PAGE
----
4_Light of Love for the World

Reading #4 | July 6, 2022

In the previous chapter, John introduces us to the light in the darkness that is Jesus Christ, the Lamb of God, who will baptize with the Holy Spirit unlike the baptismal by water John the Baptist uses. Now John introduces the first of Jesus’ recorded miracles: turning water into wine in the wedding at Cana, like the New Covenant wine Jesus gives his disciples at the last supper in the other three Gospels.

Pondering, I was struck with how far Jesus and his mother, Mary, have come from the time of his birth, some thirty years earlier. Joseph, Mary’s husband, righteously planned to dismiss her quietly rather than disgrace her publicly because she was already pregnant before they lived together! The Virgin Mary and her child were already a disgrace to her family and to all Israel! Yet here they are invited to a wedding feast with no hint of disgrace from their friends or the community. They seem to be accepted and Jesus does not disappoint. He makes a good wine from the water for purification provided.

John then takes us to the Passover in Jerusalem, where Jesus, consumed with zeal for God’s house, the Temple, drives out all those who have made His Father’s house a marketplace. The Jews ask for a sign of authority for his doing this, to which Jesus says: “Destroy this temple, and in three days I will raise it up.” He speaks of the temple of his body; they think of the forty-six years it took to build the temple: Impossible!

Yet John says many believed in his name because they saw the signs he was doing during the Passover festival, even as Jesus’ disciples remembered after his resurrection and believed the Scripture and what Jesus had spoken. So how is it that John closes this second chapter by solidly condemning people’s hearts in his final two verses, reminiscent of Genesis 6:5-7, Psalm 95:10-11, or, perhaps Luke 18:8b? Do we truly so love the darkness rather than the light that we would hurt each other more readily than we would love one another?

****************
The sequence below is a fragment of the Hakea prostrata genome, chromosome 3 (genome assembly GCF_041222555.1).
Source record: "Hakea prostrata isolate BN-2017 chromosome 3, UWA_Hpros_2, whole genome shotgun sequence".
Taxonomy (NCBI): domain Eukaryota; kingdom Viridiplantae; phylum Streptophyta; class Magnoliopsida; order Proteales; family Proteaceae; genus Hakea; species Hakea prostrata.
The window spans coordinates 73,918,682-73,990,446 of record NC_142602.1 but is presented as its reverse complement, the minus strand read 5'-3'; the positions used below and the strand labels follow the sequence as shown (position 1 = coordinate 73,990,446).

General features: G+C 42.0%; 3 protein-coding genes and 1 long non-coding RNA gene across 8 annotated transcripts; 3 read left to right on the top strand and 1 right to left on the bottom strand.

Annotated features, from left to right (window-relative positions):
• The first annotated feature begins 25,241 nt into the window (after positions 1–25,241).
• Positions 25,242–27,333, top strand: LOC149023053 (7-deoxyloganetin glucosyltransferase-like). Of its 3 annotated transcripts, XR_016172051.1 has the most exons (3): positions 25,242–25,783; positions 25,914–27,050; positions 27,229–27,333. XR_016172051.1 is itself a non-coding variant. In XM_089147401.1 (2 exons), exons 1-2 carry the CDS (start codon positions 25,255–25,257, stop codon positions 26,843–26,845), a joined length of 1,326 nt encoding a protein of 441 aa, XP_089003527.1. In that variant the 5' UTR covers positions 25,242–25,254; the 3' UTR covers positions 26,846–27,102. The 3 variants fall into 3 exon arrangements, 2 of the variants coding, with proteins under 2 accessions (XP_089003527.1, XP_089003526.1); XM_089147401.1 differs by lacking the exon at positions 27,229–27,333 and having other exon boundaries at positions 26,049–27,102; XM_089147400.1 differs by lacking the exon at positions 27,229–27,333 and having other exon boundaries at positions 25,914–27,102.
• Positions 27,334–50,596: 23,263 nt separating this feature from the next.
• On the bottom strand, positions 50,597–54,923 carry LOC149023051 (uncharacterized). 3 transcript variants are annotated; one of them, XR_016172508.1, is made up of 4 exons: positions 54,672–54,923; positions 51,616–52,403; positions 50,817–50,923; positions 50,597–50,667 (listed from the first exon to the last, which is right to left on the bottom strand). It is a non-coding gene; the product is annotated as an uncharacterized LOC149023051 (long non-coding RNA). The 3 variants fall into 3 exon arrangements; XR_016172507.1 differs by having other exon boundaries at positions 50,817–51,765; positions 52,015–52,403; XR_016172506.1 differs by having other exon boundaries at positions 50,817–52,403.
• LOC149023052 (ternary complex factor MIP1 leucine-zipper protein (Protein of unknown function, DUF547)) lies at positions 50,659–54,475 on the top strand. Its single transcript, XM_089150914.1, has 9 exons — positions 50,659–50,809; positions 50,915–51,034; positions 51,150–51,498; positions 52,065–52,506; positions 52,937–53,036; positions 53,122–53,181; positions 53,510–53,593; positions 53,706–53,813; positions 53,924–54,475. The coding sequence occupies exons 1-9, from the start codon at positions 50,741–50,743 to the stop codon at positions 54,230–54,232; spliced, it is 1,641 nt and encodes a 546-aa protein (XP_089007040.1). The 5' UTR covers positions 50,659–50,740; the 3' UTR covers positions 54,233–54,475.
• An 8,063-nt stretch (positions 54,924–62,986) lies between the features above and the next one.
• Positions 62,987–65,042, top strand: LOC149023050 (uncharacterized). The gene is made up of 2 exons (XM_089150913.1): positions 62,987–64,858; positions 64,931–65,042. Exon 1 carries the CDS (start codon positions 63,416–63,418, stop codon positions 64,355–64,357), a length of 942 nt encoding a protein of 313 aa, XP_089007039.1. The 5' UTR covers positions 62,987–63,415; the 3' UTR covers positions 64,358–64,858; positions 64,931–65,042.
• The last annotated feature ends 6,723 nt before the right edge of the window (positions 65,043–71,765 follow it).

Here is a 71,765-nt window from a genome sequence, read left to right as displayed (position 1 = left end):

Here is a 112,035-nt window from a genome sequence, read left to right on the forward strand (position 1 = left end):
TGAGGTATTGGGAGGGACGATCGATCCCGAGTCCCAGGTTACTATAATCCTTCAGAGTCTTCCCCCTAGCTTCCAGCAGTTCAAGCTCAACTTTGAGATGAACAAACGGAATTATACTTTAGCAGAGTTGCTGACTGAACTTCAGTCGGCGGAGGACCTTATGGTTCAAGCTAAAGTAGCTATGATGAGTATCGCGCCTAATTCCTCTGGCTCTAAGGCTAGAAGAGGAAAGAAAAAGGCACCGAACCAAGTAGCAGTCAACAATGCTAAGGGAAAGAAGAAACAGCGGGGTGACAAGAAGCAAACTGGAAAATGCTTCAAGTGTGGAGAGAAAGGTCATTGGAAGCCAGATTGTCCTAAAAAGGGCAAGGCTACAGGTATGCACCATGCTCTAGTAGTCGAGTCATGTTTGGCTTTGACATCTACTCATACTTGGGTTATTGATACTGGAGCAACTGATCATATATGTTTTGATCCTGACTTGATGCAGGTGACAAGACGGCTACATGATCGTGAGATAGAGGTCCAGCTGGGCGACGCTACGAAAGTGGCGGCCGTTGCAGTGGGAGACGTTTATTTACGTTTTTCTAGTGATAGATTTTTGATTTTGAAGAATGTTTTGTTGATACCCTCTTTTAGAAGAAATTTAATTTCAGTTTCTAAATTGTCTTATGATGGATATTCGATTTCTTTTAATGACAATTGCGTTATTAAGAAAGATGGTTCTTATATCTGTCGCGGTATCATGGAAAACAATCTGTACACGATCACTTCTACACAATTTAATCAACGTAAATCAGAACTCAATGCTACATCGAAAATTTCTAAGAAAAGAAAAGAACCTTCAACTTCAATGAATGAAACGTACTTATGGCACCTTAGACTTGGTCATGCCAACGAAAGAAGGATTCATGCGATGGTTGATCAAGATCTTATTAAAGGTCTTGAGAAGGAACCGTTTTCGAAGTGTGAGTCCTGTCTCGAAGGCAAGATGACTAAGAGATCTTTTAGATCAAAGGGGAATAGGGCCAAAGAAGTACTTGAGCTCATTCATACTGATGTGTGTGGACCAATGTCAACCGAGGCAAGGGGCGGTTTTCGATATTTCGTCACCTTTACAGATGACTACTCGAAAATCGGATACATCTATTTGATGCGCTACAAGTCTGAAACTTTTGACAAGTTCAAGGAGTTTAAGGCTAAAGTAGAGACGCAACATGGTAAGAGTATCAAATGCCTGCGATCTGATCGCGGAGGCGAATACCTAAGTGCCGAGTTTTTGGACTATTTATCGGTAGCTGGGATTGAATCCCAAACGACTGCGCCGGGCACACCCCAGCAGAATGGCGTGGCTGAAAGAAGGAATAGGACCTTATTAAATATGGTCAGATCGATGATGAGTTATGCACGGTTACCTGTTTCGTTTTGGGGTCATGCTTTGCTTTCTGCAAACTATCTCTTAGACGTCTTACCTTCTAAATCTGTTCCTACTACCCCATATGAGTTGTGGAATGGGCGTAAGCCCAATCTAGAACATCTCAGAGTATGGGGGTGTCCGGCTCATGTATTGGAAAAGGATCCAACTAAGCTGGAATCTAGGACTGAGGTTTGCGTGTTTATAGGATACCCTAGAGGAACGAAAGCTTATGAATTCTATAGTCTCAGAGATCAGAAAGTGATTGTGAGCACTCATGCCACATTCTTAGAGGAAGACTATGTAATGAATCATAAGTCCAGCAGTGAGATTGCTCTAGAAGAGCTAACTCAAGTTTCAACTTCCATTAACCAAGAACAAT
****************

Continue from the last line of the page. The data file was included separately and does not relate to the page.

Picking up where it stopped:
Carlos Cavasos writes: I was born and raised Roman Catholic and was an altar boy for many years, along with my two younger brothers. As a teen, I pretty much left Catholicism, but still loved occasionally worshiping in packed cathedrals in big cities—even London’s Westminster where I could feel I was worshiping with far more than a remnant of believers. In Seattle, I was drawn time and again to Trinity Lutheran Church and became a Lutheran church member; still more Christian than Lutheran or Catholic even now that I worship in Advent Lutheran Church, Spindale.

To Consider

1. Take some time to think about it: can Jesus really entrust himself to you; have you allowed him to abide in you as you abide in him?
2. Looking at the neighbors around you, who is it upon whom you look down; who is already disgraced so that you give preferential treatment to others than to him or her?


Heavenly Father, your love endures forever, overflowing with goodness and blessing for all your creation. You see our hearts are not always with you as your beloved Son saw on the cross that we know not what we do. Thank you that you so loved us while we were yet sinners, you sent Jesus, who gave the life of his being—body and blood—to atone for all the sin of the world. Abba, you are perfect and trustworthy. Let your Word be as a radiant light in our hearts, reviving our souls with a love for you that is ever true and faithful—one that overflows to all, not just some, of our neighbors. Amen.

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